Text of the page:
Friday, June 17, 2011

Rosie Makes A Very Berry Galette.

What is a galette, you ask?
A galette is a French term referring to  various types
of round, flat, thin-crusted, free-form cakes of pastry.
 A galette can be sweet or savory.
Today, I'm going with sweet,
since I have fresh peaches, strawberries, and blueberries.
I thought the picture might get your attention.
First, the galette dough.
 3 TB buttermilk
 1/3 cup ice water
1 cup flour
1/4 yellow cornmeal
 1 tsp sugar
 1/2 tsp salt
7 TB cold unsalted butter, cut into maybe 10-12 pieces
 Stir the buttermilk and ice water together and set aside. Put flour, cornmeal, sugar, and salt in a large bowl, and stir with a fork to mix. Drop the butter pieces into the bowl, and toss to coat with the flour. Using a pastry blender, work the butter into the flour. You do not want the butter pieces all the same size. Aim for pieces of butter that range in size from bread crumbs to small peas. The smaller pieces make the dough tender, the large ones will make it flaky. Sprinkle the buttermilk and water mixture over the dough, 1 tablespoon at a time, tossing with a fork to evenly distribute the liquid. The dough should be moist enough to stick together when pressed. You want a soft, malleable dough. Gather the dough together and form into a ball. Divide the dough in half and press each piece into a flat disk. Wrap in plastic and refrigerate for at least 2 hours.
Combine ice water and buttermilk.
If you don't have buttermilk,
 you could substitute yogurt or sour cream.
Combine flour, cornmeal, sugar, and salt.
The cornmeal gives the dough a bit of a crunch
 and makes it strong enough to be rolled to extreme thinness
and crisp enough to stand up to soft and syrupy fillings.
Mix well.
Drop in the butter pieces and ...
... toss to coat.
Start working the butter pieces with a pastry blender.
You don't want a homogeneous mix.
 You want it to range from bread crumbs to peas.
Mix in buttermilk/water a tablespoon at a time.
Gather into a ball on a lightly floured surface.
Cut in half, form into flat disks, wrap in plastic,
and refrigerate for at least 2 hours.
After a two hour rest (for the dough, not me),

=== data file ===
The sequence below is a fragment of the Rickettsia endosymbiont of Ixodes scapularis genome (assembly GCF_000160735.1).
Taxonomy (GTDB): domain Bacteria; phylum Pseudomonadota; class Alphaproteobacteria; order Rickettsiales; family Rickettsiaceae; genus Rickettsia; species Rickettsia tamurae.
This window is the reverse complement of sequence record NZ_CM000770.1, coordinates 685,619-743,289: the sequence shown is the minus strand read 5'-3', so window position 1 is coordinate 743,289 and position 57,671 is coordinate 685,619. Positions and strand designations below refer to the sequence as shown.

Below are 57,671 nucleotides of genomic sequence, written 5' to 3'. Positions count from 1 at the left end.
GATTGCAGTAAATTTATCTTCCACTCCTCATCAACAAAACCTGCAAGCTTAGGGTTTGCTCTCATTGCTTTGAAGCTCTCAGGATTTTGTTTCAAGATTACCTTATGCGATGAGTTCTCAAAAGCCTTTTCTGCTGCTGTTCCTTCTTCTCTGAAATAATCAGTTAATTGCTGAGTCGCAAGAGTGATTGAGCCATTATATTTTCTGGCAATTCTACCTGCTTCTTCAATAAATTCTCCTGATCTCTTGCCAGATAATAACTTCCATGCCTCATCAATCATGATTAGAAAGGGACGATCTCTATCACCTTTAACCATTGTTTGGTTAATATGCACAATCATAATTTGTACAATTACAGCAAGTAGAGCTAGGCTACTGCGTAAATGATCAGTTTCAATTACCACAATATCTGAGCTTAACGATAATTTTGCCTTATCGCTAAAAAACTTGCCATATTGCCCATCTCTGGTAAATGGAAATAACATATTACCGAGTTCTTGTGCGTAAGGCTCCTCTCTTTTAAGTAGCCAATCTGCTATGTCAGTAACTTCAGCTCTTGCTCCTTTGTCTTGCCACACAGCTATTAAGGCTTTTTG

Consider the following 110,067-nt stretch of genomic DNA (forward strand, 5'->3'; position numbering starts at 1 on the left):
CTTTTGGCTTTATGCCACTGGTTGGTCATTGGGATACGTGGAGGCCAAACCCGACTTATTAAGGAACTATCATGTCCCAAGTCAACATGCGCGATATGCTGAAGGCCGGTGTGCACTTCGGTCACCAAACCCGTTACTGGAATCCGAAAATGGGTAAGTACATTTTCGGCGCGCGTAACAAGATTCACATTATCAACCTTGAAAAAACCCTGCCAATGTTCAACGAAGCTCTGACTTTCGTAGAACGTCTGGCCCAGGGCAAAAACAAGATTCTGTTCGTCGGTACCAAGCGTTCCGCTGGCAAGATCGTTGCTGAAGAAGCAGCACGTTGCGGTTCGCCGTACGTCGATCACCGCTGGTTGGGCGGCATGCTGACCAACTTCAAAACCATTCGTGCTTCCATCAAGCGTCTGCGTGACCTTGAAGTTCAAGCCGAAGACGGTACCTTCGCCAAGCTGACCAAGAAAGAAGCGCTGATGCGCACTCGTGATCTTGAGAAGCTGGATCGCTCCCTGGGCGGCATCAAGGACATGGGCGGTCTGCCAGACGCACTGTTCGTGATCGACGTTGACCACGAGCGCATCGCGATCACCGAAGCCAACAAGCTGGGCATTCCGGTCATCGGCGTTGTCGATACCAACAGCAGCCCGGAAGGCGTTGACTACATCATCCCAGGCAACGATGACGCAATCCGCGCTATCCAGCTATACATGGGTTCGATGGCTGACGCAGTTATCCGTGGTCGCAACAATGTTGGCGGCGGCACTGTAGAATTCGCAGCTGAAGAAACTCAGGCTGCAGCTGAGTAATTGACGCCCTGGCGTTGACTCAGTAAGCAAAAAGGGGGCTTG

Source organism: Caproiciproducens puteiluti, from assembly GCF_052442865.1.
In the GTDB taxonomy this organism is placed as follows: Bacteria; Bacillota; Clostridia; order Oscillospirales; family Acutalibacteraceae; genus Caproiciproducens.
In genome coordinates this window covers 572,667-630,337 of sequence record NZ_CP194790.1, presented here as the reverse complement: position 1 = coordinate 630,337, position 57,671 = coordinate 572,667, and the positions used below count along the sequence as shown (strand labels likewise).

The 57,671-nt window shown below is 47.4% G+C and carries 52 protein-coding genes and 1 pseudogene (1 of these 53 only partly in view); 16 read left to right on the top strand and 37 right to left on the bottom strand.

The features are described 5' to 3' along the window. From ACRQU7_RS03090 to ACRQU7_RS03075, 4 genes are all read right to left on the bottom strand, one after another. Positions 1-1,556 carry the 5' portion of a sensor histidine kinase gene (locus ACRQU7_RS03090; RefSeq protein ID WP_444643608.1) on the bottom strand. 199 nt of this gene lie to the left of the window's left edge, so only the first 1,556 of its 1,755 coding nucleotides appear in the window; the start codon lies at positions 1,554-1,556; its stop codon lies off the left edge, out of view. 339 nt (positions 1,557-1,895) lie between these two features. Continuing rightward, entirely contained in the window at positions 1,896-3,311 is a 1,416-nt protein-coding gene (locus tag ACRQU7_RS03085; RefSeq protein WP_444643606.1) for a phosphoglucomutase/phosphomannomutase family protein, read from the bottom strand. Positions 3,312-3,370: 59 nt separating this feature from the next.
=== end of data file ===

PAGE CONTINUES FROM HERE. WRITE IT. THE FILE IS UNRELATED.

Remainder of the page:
I lightly floured my board and ...
... rolled the dough into about a 12-inch circle.
 When rolling the dough, lightly flour both sides
 and flip the dough over to roll out both sides.
When you have a scraggly circle of dough, roll it up with your pin and ...
... transfer it to a baking sheet lined with parchment paper.
I used two peaches, a handful of blueberries, and some strawberries -
 about 1 1/2 cups of fruit.
 Peeled soft fruits like peaches and apricots work well
or tart apples and sweet pears would make a nice combination.
 I'd go easy on the strawberries, since they're very watery,
 but the syrup they make is delicious.
Pile the fruits in the center of the dough, leaving a 2-3 inch border.
This is natural cane turbinado sugar, grown and cut in Maui, Hawaii. It is not bleached or over-processed. It is the result of slow boiling layer upon layer of high colored cane - allowing the golden crystals to retain their natural molasses. The natural molasses remaining in the crystals produces a distinctive taste and a natural golden color.
I sprinkled a tablespoon or so over the berries.
Drizzle about a tablespoon of honey over the fruit.
My mouth is watering as I type this.
Buttah makes everything bettah.
Next, fold the border of dough up over the filling,
allowing the dough to pleat as you lift it up
and work your way around the galette.
 I spooned on some apricot preserves for good measure.
Next, brush with water and ...
... give it a sprinkling of the turbinado.
Ready for a 400 degree oven.
Give it about 45 minutes or until the pastry is golden and crisp.
 Don't worry.
 I'm saving all that strawberry syrup.
Isn't this pretty?
I like using the turbinado sugar rather than white sugar.
It has a richer flavor and the crystals hold up while baking.

I poured the strawberry syrup back in.

All right.
It tastes ... OK.
What's happening here?

My galette is shrinking before my very eyes!

In less than an hour, this is my galette.

Like I said, it was OK.
 Next, I'll be using the other disk of galette dough
to make a savory galette.
Stay tuned.


Anonymous said...

That. Looks. Delicious.

Rosie Hawthorne said...

It. Was.

Marilyn said...

Just "OK", huh? The pictures seem to tell a different story.

Rosie Hawthorne said...

Yeah Mar. It.Was.O.K.

Rosie Hawthorne said...